Blue Shield of California's customer service strategy uses offshore and onshore outsourcing as well as an automated response system to complement an internal call center, reducing cost per call 35 percent, the insurer said last week.
In 2001, Blue Shield began a pilot with teleservices provider TeleTech, Englewood, CO, to outsource inbound calls from healthcare providers — those who serve the members of Blue Shield's health plans — to a call center in Enfield, CT. TeleTech takes only provider calls because California law requires health insurers to handle calls from insurance plan members internally, said Rob Geyer, vice president of customer service for Blue Shield.
Since the launch, the project has handled more than 5 million calls and has expanded with the addition of a call center in Manila, the Philippines. Blue Shield is a not-for-profit health insurance company, providing health plans to 3.6 million consumers and generating annual revenue of $6 billion.
In the more than three years that TeleTech has handled calls, Blue Shield has maintained an internal contact center work force of 400 while creating 100 call center jobs at the facility in Enfield and 150 jobs at the center in Manila.
“Outsourcing has some bad connotations,” Geyer said. “But when you get involved with it, you realize you're creating jobs for a lot of people.”
Enfield is in the middle of a corridor of health insurance companies that stretches from Hartford, CT, to Springfield, MA. As such, a ready-made labor pool exists from which to draw candidates for the call center familiar with health insurance issues, said Chris Varrone, vice president of healthcare for TeleTech.
A similar situation existed in Manila, which is home to numerous medical training facilities that provide healthcare workers such as nurses worldwide, Varrone said. Manila's strong medical industry helped make the launch of the Blue Shield program in the city quicker and easier.
The Enfield center began taking calls in November 2001 with about 60 customer service representatives handling calls from healthcare providers regarding eligibility, a relatively simple issue, Varrone said. The staff at Enfield working for Blue Shield later expanded to 100.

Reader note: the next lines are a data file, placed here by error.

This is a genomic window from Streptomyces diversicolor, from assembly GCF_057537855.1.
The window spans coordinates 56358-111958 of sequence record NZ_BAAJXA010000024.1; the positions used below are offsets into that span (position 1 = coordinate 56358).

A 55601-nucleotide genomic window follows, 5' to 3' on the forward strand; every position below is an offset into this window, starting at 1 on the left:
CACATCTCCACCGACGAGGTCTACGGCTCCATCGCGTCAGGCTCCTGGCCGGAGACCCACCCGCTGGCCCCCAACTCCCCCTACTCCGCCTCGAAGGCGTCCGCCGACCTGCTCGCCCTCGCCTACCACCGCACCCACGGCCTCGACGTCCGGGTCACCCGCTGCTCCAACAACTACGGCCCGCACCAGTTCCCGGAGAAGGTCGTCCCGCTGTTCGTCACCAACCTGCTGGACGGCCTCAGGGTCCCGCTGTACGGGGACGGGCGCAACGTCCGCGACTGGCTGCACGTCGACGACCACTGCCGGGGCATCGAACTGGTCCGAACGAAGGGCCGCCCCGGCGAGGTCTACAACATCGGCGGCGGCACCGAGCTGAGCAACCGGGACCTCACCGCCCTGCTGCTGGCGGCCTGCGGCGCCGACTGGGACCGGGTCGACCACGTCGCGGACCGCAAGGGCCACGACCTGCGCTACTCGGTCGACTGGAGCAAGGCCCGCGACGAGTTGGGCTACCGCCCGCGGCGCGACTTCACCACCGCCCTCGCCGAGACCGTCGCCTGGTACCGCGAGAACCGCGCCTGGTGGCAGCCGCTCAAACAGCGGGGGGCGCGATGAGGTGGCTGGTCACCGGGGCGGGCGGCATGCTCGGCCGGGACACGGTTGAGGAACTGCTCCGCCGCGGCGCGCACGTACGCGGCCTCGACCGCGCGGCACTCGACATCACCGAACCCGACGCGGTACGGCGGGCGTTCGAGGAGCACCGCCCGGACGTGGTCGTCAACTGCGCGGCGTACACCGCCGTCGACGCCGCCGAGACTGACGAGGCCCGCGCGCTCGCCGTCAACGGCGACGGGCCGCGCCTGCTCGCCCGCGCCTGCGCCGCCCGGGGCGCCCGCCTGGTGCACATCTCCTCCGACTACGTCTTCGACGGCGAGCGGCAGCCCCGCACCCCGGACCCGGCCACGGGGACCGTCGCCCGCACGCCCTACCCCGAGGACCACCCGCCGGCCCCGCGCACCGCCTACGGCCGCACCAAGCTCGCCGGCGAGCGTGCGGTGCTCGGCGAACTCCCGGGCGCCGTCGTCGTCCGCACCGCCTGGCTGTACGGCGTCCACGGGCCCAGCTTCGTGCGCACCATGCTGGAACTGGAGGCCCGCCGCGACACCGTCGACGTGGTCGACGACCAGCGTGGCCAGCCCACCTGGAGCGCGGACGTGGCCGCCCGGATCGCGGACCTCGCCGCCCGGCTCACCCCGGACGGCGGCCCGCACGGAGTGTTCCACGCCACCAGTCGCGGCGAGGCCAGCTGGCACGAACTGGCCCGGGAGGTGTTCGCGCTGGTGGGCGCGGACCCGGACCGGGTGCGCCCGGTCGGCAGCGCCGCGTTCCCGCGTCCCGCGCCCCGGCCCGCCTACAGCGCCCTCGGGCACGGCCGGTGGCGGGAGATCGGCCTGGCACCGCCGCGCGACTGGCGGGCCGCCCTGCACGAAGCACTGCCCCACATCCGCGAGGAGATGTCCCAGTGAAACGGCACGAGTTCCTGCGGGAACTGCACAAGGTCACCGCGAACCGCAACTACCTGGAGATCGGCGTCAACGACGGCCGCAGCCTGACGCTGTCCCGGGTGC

By January 2003, TeleTech CSRs handled 185,000 provider calls monthly, and TeleTech thought the volume was getting too high. A customer survey revealed that healthcare providers wanted automated service so they could obtain routine information quickly, Varrone said.
After introducing an interactive voice response system, call volume dropped 20 percent overnight, Varrone said. Rather than cut workers, TeleTech and Blue Shield tested a project in which TeleTech handled calls about insurance claims, a more complicated type of call.
With the pilot's success and the Enfield center shifting to handling claims calls exclusively, TeleTech and Blue Shield selected Manila as a location to take the simple eligibility calls originally handled in Enfield. The Manila center launched in September 2003, and by December its call-quality standards had reached the level of Blue Shield U.S. centers, TeleTech said.
Since then, TeleTech has taken on even more complicated work for Blue Shield, such as service for its Blue Card program for nationwide health coverage. Some work on these complicated service issues is now handled in Manila, which is unusual for an offshore center, Varrone said.
The healthcare industry normally has low levels of outsourcing, Geyer said. In Blue Shield's case, the insurer is continuing to migrate service to TeleTech, as it has done gradually during the past three-plus years.
“We've treated this like a partnership,” Geyer said. “We've brought the management team that works with us into our fold.”